Tayla van Ingen is an archaeology undergraduate student at the University of Groningen. In this blog she gives an update on her work placement experiences with the Rooswijk project.
In September 2017, I had the opportunity to participate in the Rooswijk project during the first excavation season. It is safe to say that the Dutch East Indiaman, subject of my very first maritime archaeological excavation, holds a special place in my heart. While I am currently an undergraduate archaeology student at the University of Groningen, The Netherlands, I spent the last five months in Southampton to focus on maritime archaeology. I was therefore absolutely thrilled to return to the project at Historic England’s conservation laboratory at Fort Cumberland to work on the conservation of the finds of the Rooswijk and experience the post-excavation part of the project. Together with Angela Middleton, a conservator for Historic England, Kim Roche, a conservator for MSDS Marine, and Nicole Schoute, a maritime archaeologist for MSDS Marine, I worked on various aspects of the conservation process.
After a tour through the conservation lab and meeting the staff, Nicole and I started the first day with changing the water in the tanks that included the big and heavy finds, like a cauldron and a barrel. The water is changed every month, because fresh water improves the desalination process of the objects. Changing the water of the numerous small boxes containing concretions took some heavy lifting, and kept us busy for a whole day. The following week we cleaned and refilled the largest tank, which contains the large concretions excavated from the site, and sorted the finds according to their priority for conservation treatment. Taking care of finds is hard work sometimes: I can still feel it in my muscles!
The iron finds from the ship, such as cannonballs, bar shot and other objects, pose a challenge to conserve. Due to the salty environment these objects have been in, chlorides are causing heavy corrosion in these iron objects. Controlling this process post-excavation requires a very low humidity level, and in most environments this is difficult to achieve. Therefore the iron is desalinated in an alkaline solution, which slowly removes the chlorides, to prevent further corrosion. Kim and I checked the pH-level of the solutions to see if the solutions were caustic enough, and we checked the chloride levels to measure the effectiveness of the desalination process.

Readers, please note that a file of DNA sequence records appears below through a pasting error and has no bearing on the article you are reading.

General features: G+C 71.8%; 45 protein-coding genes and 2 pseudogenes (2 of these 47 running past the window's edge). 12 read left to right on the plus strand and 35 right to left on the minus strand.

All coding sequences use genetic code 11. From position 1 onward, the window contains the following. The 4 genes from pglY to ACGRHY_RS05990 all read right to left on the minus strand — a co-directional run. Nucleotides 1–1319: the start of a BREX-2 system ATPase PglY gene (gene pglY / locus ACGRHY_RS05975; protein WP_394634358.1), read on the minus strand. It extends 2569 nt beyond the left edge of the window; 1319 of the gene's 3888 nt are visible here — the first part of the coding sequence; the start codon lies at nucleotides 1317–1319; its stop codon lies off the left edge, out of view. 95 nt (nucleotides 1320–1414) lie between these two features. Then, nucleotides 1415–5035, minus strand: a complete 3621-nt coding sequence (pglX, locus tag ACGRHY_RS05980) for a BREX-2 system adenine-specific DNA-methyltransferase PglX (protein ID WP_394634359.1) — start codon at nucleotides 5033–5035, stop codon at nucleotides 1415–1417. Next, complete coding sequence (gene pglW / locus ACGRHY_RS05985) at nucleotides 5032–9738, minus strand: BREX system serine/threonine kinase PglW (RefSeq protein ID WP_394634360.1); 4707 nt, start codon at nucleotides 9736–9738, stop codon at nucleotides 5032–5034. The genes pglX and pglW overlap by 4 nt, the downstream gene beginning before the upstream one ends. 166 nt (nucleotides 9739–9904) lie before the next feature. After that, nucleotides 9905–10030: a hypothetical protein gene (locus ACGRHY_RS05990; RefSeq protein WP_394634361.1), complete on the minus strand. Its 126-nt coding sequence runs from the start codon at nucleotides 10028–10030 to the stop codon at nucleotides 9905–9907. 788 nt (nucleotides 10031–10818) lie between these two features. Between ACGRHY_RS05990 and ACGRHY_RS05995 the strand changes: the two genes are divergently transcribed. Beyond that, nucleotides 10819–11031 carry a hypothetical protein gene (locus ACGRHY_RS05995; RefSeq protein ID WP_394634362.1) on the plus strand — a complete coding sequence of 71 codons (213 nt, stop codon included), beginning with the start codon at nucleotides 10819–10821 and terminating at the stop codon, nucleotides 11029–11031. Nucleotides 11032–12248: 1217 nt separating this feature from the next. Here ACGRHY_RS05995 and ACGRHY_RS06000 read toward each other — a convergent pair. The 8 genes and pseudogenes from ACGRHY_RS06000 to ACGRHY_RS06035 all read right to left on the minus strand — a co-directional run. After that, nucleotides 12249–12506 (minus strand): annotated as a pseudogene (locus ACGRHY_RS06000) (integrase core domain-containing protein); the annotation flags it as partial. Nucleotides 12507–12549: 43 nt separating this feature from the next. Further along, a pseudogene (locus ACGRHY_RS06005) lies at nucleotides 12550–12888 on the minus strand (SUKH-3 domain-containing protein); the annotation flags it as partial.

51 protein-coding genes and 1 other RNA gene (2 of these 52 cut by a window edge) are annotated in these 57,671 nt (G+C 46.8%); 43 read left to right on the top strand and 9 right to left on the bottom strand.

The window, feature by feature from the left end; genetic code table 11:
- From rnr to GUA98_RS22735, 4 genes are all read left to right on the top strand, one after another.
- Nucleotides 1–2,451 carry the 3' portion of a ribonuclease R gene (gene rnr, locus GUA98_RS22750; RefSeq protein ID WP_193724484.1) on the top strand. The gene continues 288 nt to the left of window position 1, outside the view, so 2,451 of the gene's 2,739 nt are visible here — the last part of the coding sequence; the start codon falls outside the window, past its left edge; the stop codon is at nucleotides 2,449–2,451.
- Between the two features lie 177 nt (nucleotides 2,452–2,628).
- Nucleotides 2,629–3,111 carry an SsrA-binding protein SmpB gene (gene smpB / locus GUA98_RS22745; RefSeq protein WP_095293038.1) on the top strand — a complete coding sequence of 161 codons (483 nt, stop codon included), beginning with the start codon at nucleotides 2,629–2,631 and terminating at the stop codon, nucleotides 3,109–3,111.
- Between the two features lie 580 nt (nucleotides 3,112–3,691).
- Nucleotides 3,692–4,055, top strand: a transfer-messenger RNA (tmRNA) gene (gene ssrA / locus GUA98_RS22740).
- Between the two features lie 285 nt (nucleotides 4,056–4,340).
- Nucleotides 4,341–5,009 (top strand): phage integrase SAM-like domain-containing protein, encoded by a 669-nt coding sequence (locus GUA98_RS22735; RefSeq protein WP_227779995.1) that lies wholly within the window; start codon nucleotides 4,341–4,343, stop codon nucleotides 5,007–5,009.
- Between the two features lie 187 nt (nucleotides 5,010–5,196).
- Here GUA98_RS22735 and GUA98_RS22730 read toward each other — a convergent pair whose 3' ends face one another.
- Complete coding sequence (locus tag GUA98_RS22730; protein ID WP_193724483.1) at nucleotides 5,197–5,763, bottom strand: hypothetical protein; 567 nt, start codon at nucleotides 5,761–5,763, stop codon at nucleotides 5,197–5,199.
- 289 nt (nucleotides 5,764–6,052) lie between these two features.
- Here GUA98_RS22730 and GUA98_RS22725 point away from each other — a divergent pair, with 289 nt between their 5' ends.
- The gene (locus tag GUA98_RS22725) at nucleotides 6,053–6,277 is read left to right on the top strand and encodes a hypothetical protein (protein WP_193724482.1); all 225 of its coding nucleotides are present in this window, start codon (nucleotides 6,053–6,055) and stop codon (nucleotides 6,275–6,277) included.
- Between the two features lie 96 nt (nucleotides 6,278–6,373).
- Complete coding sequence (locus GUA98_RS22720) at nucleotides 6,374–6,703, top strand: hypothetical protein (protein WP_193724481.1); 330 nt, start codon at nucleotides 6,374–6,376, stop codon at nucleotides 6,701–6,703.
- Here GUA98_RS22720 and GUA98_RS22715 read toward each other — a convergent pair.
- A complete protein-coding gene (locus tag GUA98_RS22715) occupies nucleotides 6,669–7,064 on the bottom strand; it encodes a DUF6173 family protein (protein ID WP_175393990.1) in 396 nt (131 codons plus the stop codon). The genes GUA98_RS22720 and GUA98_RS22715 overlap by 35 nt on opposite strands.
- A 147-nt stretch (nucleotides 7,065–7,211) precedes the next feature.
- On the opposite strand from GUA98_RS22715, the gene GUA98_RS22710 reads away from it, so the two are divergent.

The Rooswijk has been under water for almost 280 years, and many of the objects have corroded and concreted together. The concretions that are brought up are all x-rayed to determine what might be inside. Kim and I x-rayed several concretions from the site. When the x-rays are taken, they become directly visible on a computer screen, so we could assess the finds directly. Most of the concretions contained tool handles and rings, and we could even make out a corroded key. On one particular x-ray, we encountered glass (beads), coins, copper rings and other metals, that appear bright white. Other objects, like tool handles, ceramics and organic materials, which are less dense, are often visible too, but to a lesser extent than the dense metals. Sometimes, a concretion has formed around an iron object which has now disintegrated and left a void. This is also visible on the x-ray.
Concretions have to be mechanically de-concreted by a pneumatic air scribe that slowly chips away the tough lump of corrosion, sand and sea life in order to retrieve the objects inside. I started cleaning a concretion that appeared to contain beads, glass, ceramics and copper rings. The process is lengthy and precise. Certainly the beads, that are no bigger than a pin’s head, are difficult to find and clean without losing them. It is, however, extremely rewarding to finally come upon the artefact you’ve been looking for!
Of course, for every x-ray that is taken, every assessment that has been made, every concretion that has been cleaned and every object you find in it, there is paperwork to do. It is very important to precisely describe what find is connected to which x-ray and documentation photographs, and which conservation treatment was applied to it. Everything receives its own find, photo or x-ray number, and every find is measured, weighed and its condition established. To keep track of the thousands of Rooswijk finds, this data is all meticulously inserted into the many spreadsheets of the project. Data management may not sound exciting, but it’s necessary to keep track of an artefact’s condition, conservation treatments undertaken, and other archaeological data.
Although I was in Portsmouth for a fairly short period, I deeply enjoyed my placement in the conservation lab at Fort Cumberland and wish I could have stayed longer. To return to the same project I worked on a year and a half ago, with some of the same team members, was an absolute pleasure. Many archaeology students don’t experience the post-excavation part of the projects they work on, and I found it to be very educational. I learned what happens with finds after they’re taken off site: the different chemical and scientific methods used to analyse and stabilise them, the time-consuming and sometimes painstaking aspects of conservation treatment, and how to maintain the archaeological database. I’m grateful for having had the opportunity to work on the Rooswijk again, and I definitely hope to return one day.